Vietnam vet Buck Matthews (Gary Busey) has just been released from prison, after serving a sentence for killing a man in a fight: he knows it was self-defence, but the corrupt Sheriff (Seymour Cassel) saw to it that he spent time behind bars, so there is already a grudge. In spite of this, Buck returns to the smalltown he calls home, though this time he gets a lift from the Hispanic gangster whose life he saved inside; he is determined to repay the favour, but Buck is not interested in his charity, and tells him the lift was enough, though the gangster gives him a number to call should he ever need his help. What he wants to do is get back to his wife and daughter - but bikers may get in the way.
Those darn bikers, the eighties action flick equivalent of the outlaw gang in a Western of yore, since one genre had replaced another in the hearts of the mainstream moviegoer by this point. There was a distinct cowboy picture tone to Eye of the Tiger, and director Richard C. Sarafian had proved his love of desert locations in his most popular movie Vanishing Point, but there were variations on Busey's hero role which you would never have seen John Wayne or Gary Cooper getting up to in a million years. However, perhaps what this was best known for was its lifting of the most memorable song from one of its contemporaries, Rocky III, for its opening titles, and indeed its own title.
Eye of the Tiger, the rock song, has become one of the most overplayed known to humanity, but even back in '86 it was near-ubiquitous at sporting events and on television whenever any "tough" and competitive music was needed, and not simply boxing related either. The Survivor tune had been a hit all over the world, but using it in another context, that was another movie, seemed like an almighty cheek, especially when they didn't play it once, they played it a few times, and it felt rather a cynical try at catching some reflected glory. It's not as if the film would have been any different under an alternative name and carrying a theme song of its own, but it had the rights and there you go.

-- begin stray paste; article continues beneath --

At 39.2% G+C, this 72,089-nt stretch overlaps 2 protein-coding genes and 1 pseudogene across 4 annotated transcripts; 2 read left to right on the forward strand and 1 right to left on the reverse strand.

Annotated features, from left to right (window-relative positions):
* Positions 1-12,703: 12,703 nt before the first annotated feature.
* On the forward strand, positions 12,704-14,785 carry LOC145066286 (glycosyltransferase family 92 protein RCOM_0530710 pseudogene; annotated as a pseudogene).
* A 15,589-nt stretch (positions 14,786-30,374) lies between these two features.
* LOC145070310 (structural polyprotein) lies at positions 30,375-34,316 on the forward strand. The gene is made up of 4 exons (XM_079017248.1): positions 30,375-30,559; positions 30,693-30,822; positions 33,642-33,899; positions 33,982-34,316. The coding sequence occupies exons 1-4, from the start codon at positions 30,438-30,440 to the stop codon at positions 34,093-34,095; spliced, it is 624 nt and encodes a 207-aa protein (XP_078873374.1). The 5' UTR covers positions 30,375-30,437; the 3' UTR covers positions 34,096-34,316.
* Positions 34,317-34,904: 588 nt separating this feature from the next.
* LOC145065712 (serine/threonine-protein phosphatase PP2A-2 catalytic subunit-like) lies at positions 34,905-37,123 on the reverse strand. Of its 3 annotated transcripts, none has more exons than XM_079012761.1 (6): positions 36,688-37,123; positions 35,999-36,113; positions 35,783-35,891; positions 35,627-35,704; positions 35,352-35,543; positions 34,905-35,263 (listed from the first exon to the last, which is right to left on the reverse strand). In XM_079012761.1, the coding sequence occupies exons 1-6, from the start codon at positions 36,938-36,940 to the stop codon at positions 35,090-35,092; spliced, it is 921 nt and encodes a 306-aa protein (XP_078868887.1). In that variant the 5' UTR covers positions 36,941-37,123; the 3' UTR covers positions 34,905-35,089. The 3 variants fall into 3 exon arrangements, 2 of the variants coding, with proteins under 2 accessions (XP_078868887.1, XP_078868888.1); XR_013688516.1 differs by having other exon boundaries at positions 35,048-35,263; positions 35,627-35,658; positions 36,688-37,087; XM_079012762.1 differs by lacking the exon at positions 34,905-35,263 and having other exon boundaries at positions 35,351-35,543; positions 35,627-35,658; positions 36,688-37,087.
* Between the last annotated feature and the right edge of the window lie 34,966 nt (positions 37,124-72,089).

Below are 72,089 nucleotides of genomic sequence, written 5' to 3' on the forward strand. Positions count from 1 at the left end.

Back at the plot, Sarafian had assembled a collection of familiar faces, not just Busey, to act out this revenge drama, which effectively turned into a tit for tat within about fifteen minutes. Yet the manner in which both sides - Buck and his best friend J.B. Deveraux (Yaphet Kotto) versus the bikers - got their digs in and made with the one-upmanship were tending towards the eccentric in many cases. This was the film where Busey gets information out of the villain he has hospitalised by sticking a Vaseline-covered stick of dynamite up the miscreant's bottom and lighting the fuse until he writes down the location of the bad guys' lair - you wouldn't see the decade's bigger action stars reverting to that sort of behaviour. Even before that, he has sliced off one of the biker's heads with a wire pulled taut across a street one night.
But he has some justification in feeling aggrieved, as the bikers, led by a shaven headed, moustachioed William Smith sporting a Paddington-level hard stare, have murdered his wife (Denise Galick) in a home invasion stunt, and left his daughter comatose. The daughter was played by moppet Judith Barsi, who in a tragic turn was murdered by her father along with her mother a couple of years later; I don't suppose a movie like this is much of a monument to remember her by, but it's better than Jaws: The Revenge. It all played out as you would expect, and presumably if you liked this genre you wouldn't have that any other way, with Buck gifted a formidable pick-up truck by the gangster for which to demolish the evildoers (Kotto gets a biplane to drop bombs out of, while listening to eighties James Brown tracks). And naturally, it climaxed in a fistfight between Busey and Smith with no doubt who would emerge the victor. Distinctive in parts, but probably not so much that it stood out from a crowded field. Other music by Don Preston.